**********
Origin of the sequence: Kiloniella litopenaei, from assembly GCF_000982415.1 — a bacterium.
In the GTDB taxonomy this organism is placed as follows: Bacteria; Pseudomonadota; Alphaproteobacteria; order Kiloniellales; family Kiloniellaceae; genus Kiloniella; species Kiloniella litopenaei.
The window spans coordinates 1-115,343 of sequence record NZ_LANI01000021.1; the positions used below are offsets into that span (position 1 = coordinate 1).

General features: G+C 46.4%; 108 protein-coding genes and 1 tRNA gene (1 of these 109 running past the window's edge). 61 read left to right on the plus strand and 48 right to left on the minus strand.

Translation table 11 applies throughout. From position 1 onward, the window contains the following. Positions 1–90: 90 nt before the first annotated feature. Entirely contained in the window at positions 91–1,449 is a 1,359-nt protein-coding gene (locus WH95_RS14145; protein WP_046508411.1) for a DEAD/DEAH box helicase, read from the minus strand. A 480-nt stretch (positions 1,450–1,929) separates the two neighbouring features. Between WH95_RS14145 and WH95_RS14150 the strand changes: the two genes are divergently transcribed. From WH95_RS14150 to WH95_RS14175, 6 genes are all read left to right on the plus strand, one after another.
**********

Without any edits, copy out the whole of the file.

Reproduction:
Origin of the sequence: Kiloniella litopenaei, from assembly GCF_000982415.1 — a bacterium.
In the GTDB taxonomy this organism is placed as follows: Bacteria; Pseudomonadota; Alphaproteobacteria; order Kiloniellales; family Kiloniellaceae; genus Kiloniella; species Kiloniella litopenaei.
The window spans coordinates 1-115,343 of sequence record NZ_LANI01000021.1; the positions used below are offsets into that span (position 1 = coordinate 1).

General features: G+C 46.4%; 108 protein-coding genes and 1 tRNA gene (1 of these 109 running past the window's edge). 61 read left to right on the plus strand and 48 right to left on the minus strand.

Translation table 11 applies throughout. From position 1 onward, the window contains the following. Positions 1–90: 90 nt before the first annotated feature. Entirely contained in the window at positions 91–1,449 is a 1,359-nt protein-coding gene (locus WH95_RS14145; protein WP_046508411.1) for a DEAD/DEAH box helicase, read from the minus strand. A 480-nt stretch (positions 1,450–1,929) separates the two neighbouring features. Between WH95_RS14145 and WH95_RS14150 the strand changes: the two genes are divergently transcribed. From WH95_RS14150 to WH95_RS14175, 6 genes are all read left to right on the plus strand, one after another.